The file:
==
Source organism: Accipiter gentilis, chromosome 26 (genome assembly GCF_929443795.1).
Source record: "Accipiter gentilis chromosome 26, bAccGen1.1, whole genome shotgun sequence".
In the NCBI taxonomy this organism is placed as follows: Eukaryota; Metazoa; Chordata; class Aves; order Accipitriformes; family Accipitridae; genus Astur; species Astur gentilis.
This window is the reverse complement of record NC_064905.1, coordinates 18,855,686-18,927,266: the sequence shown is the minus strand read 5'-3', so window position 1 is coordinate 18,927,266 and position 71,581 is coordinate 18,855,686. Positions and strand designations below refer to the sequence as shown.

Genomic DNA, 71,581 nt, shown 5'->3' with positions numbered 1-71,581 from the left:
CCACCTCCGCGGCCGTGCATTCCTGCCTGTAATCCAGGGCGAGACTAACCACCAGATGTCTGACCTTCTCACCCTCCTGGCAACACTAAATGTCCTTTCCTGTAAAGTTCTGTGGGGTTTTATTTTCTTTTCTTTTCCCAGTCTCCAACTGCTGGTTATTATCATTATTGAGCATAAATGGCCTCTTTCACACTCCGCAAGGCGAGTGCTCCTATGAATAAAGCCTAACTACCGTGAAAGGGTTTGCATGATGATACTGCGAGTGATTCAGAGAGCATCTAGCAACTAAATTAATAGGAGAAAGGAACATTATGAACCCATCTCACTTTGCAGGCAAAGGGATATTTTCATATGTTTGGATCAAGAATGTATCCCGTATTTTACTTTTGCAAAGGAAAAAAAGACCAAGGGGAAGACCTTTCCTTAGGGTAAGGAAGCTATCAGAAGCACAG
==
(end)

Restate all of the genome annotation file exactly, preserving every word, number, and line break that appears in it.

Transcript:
Source organism: Accipiter gentilis, chromosome 26 (genome assembly GCF_929443795.1).
Source record: "Accipiter gentilis chromosome 26, bAccGen1.1, whole genome shotgun sequence".
In the NCBI taxonomy this organism is placed as follows: Eukaryota; Metazoa; Chordata; class Aves; order Accipitriformes; family Accipitridae; genus Astur; species Astur gentilis.
This window is the reverse complement of record NC_064905.1, coordinates 18,855,686-18,927,266: the sequence shown is the minus strand read 5'-3', so window position 1 is coordinate 18,927,266 and position 71,581 is coordinate 18,855,686. Positions and strand designations below refer to the sequence as shown.

Genomic DNA, 71,581 nt, shown 5'->3' with positions numbered 1-71,581 from the left:
CCACCTCCGCGGCCGTGCATTCCTGCCTGTAATCCAGGGCGAGACTAACCACCAGATGTCTGACCTTCTCACCCTCCTGGCAACACTAAATGTCCTTTCCTGTAAAGTTCTGTGGGGTTTTATTTTCTTTTCTTTTCCCAGTCTCCAACTGCTGGTTATTATCATTATTGAGCATAAATGGCCTCTTTCACACTCCGCAAGGCGAGTGCTCCTATGAATAAAGCCTAACTACCGTGAAAGGGTTTGCATGATGATACTGCGAGTGATTCAGAGAGCATCTAGCAACTAAATTAATAGGAGAAAGGAACATTATGAACCCATCTCACTTTGCAGGCAAAGGGATATTTTCATATGTTTGGATCAAGAATGTATCCCGTATTTTACTTTTGCAAAGGAAAAAAAGACCAAGGGGAAGACCTTTCCTTAGGGTAAGGAAGCTATCAGAAGCACAG